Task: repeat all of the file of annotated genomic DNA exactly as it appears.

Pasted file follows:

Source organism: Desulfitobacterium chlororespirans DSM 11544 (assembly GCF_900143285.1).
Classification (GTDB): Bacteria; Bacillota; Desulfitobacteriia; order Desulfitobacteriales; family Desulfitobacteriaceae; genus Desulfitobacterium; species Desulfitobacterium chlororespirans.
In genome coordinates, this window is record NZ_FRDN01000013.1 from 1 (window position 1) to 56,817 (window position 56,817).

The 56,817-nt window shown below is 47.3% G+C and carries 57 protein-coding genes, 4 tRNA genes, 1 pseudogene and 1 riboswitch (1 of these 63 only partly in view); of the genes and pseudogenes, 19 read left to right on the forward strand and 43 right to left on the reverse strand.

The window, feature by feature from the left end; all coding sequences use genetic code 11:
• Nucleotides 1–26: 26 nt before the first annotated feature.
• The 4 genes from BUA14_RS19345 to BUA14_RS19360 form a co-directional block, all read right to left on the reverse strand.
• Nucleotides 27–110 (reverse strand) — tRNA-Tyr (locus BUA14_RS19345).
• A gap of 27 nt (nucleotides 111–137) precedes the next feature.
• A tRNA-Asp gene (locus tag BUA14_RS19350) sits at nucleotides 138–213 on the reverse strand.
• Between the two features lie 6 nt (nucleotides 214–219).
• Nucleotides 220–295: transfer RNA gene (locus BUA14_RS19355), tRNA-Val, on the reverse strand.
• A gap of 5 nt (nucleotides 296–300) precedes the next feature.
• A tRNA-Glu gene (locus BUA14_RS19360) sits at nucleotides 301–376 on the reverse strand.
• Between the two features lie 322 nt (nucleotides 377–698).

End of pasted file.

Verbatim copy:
Source organism: Desulfitobacterium chlororespirans DSM 11544 (assembly GCF_900143285.1).
Classification (GTDB): Bacteria; Bacillota; Desulfitobacteriia; order Desulfitobacteriales; family Desulfitobacteriaceae; genus Desulfitobacterium; species Desulfitobacterium chlororespirans.
In genome coordinates, this window is record NZ_FRDN01000013.1 from 1 (window position 1) to 56,817 (window position 56,817).

The 56,817-nt window shown below is 47.3% G+C and carries 57 protein-coding genes, 4 tRNA genes, 1 pseudogene and 1 riboswitch (1 of these 63 only partly in view); of the genes and pseudogenes, 19 read left to right on the forward strand and 43 right to left on the reverse strand.

The window, feature by feature from the left end; all coding sequences use genetic code 11:
• Nucleotides 1–26: 26 nt before the first annotated feature.
• The 4 genes from BUA14_RS19345 to BUA14_RS19360 form a co-directional block, all read right to left on the reverse strand.
• Nucleotides 27–110 (reverse strand) — tRNA-Tyr (locus BUA14_RS19345).
• A gap of 27 nt (nucleotides 111–137) precedes the next feature.
• A tRNA-Asp gene (locus tag BUA14_RS19350) sits at nucleotides 138–213 on the reverse strand.
• Between the two features lie 6 nt (nucleotides 214–219).
• Nucleotides 220–295: transfer RNA gene (locus BUA14_RS19355), tRNA-Val, on the reverse strand.
• A gap of 5 nt (nucleotides 296–300) precedes the next feature.
• A tRNA-Glu gene (locus BUA14_RS19360) sits at nucleotides 301–376 on the reverse strand.
• Between the two features lie 322 nt (nucleotides 377–698).